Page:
It’s been a challenge for me to get through editing these photographs from my November trip to Ishinomaki, Japan. It’s not so much that the subject matter is emotional, thought it is, but that I struggled to feel that I adequately captured the experience of volunteering in a disaster area. There were a lot of things I saw that I just couldn’t photograph… or that simply didn’t come out in a way that I felt fairly represented the situation in Japan eight months after the tsunami. There were a lot of images I still feel just don’t mean much out of context. [NOTE: With that in mind, I’m going to provide captions for the images below.] And, simply, there was so much that I saw only through a car window, just barely able to gape, as we drove by.
I didn’t spend nearly as much time photographing as I did working. The work that we did wasn’t very conducive to cradling a camera either– mostly hard labor and restorations digging out overgrowth, debris, mud, and other detritus from the former sites of homes and farm fields. It was a lot of shoveling, wheelbarrowing, pulling up weeds, sorting, lifting, and searching. The big cleanup– rebuilding roads, salvaging boats and big debris, the demolition of buildings too damaged to be saved– is finished in some areas and well under way in other areas. Most of the towns and villages hit by the tsunami have simply ceased to exist, bulldozed into a state more reminisce of a vacant lot than a Japanese city. So where there once were tightly-packed communities teeming with farmers and fishermen, there are now desolate stretches of washed-out soil embedded with the bits and pieces of the lives that once called that area home.
It’s strange to see the coastline in this state of perpetual transition. In some ways, there has been remarkable progress. The Japanese Self Defense Forces have repaired and built new roads to make the area accessible to relief workers. Those who lost their homes have been given transitional housing. There are a variety of staple donations available to those who need them. There is no longer a search for the dead or missing. It is a time to repair and rebuild.
But… not everywhere CAN rebuild. Some areas of the coast sank more than four feet after the tectonic shift of the massive quake. These areas may be subject to tidal flooding (like large parts of Ishinomaki city), unstable soil, or simply unsafe for future building. The government has provided a stipend for those who have lost their homes, but it is often not enough money for a new piece of land and a new home. Where can they build? Land is at a premium in Japan.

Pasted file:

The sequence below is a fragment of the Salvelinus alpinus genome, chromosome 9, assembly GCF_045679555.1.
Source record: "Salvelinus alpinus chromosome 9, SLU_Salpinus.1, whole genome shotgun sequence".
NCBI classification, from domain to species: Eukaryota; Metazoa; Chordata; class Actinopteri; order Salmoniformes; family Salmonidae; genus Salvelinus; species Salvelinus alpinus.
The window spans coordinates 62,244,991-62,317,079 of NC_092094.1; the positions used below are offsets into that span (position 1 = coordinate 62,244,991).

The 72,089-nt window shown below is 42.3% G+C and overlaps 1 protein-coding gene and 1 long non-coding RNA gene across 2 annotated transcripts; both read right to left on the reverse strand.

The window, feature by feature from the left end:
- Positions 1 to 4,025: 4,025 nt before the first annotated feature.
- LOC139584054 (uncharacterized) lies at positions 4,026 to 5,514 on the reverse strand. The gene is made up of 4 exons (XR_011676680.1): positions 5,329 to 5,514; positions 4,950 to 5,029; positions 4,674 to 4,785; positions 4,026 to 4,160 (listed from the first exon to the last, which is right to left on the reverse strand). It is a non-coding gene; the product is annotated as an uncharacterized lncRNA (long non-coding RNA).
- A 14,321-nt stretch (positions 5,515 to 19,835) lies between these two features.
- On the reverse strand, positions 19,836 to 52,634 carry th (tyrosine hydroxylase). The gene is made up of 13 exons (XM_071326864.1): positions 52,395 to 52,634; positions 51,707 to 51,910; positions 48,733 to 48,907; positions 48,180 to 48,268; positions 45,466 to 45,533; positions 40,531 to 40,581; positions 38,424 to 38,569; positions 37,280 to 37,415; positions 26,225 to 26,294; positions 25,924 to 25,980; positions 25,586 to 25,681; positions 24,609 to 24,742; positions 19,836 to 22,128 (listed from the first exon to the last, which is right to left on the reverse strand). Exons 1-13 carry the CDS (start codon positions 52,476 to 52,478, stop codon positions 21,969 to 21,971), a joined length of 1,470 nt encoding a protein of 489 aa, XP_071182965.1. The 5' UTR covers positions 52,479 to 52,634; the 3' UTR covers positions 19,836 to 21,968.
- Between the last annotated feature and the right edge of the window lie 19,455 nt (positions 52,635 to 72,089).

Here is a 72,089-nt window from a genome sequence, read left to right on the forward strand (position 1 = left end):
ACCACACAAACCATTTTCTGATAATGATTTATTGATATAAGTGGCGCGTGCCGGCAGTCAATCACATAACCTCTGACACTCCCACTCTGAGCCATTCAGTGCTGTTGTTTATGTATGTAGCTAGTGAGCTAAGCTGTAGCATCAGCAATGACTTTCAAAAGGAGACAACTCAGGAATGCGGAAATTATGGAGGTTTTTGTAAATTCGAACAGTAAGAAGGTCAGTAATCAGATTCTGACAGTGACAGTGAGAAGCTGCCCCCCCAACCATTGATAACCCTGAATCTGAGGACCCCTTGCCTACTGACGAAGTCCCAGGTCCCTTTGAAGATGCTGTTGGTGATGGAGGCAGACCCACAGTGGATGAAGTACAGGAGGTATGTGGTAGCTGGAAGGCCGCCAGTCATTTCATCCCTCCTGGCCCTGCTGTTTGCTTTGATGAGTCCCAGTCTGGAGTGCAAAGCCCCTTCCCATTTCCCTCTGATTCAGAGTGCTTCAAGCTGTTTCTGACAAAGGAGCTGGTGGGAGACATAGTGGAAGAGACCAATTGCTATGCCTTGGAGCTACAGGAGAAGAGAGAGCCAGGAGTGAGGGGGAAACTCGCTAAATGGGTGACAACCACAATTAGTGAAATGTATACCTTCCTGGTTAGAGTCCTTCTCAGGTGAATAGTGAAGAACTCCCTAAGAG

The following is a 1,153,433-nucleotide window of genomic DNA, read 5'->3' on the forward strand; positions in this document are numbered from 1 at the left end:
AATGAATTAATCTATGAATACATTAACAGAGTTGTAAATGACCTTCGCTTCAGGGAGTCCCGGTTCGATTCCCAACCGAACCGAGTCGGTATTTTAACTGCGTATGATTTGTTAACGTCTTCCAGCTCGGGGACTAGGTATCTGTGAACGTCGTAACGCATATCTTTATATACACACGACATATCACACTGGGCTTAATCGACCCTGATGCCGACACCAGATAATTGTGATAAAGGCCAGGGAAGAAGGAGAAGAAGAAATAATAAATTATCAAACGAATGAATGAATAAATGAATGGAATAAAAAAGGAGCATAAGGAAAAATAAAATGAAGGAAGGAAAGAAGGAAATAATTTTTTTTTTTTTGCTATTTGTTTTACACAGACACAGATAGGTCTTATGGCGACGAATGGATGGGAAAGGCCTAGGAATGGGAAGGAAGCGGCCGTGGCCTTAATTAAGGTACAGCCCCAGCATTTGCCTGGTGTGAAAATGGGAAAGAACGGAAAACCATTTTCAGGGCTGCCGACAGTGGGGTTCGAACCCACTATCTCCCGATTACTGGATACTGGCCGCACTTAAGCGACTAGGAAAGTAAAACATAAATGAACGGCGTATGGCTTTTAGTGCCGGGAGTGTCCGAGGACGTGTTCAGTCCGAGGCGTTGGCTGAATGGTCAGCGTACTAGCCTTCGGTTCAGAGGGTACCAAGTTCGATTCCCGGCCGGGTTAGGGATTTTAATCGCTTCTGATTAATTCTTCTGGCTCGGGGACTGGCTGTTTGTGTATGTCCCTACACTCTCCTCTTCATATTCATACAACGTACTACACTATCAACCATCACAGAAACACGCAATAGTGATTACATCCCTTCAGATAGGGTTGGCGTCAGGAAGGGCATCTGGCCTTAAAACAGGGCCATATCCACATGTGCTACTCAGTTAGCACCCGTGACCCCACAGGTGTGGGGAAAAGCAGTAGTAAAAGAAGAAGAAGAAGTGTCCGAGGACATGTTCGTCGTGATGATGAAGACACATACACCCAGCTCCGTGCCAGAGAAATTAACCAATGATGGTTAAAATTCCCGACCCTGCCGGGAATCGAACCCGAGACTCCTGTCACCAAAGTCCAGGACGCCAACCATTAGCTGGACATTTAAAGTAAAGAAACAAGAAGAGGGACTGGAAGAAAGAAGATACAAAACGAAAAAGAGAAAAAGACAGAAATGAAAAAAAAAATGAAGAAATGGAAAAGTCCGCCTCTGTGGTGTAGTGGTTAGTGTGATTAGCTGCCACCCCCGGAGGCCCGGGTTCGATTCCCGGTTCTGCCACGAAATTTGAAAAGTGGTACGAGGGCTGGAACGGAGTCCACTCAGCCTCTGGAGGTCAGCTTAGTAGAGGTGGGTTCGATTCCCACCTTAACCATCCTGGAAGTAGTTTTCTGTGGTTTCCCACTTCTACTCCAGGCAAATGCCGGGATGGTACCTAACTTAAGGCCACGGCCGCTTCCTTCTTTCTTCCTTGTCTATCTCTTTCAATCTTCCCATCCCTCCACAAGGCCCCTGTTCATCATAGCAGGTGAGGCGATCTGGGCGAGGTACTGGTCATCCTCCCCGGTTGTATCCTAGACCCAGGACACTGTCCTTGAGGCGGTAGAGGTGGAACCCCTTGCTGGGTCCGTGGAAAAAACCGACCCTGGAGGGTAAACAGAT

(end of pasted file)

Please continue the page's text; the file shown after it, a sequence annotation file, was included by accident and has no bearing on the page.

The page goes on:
Plus, there’s a whole level of unseen politic beneath the surface: What about those who still have their homes? They have mortgages, but they may not have jobs. The people in temporary housing can at least receive relief donations, but those who still have their homes cannot. This area had a vibrant fishing and farming industry, neither of which functioned at all during 2011. How are the remaining residents supposed to make income? Some are volunteering rebuilding the industry, but some have had to take other jobs in areas that weren’t ruined, leaving tension between them and those who are shouldering the burden. It’s this sort of thing that photographs can’t show.
What I did see were a lot of bizarre wide-open spaces where land that once often held scores of houses is now vacant. I saw wrecked and washed-out homes and schools in various states of decay and demolition. I saw memorials for the dead and for the missing. I saw lots, and lots, and lots of volunteers– some coming from hours away on tour buses over the weekend to spend Saturday volunteering and the night on the bus home. I saw strange portents, like the tiny wooden Shinto shrine that survived the flooding of a river delta where 27 homes did not. I saw the bits and pieces of lives destroyed, embedded in a thick layer of mud. I saw tragedy and destitution and hope being rebuilt. Eight months after the disaster, the horror is gone, but the sadness remains, haunting the quiet, vacant lots.
This post is as much for me as it is for you. Looking at these images helps me remember the important things in life, and not to get too bogged down in details. I hope they do the same for you.
Interested in seeing more images? View Part Two of my tsunami relief photographs.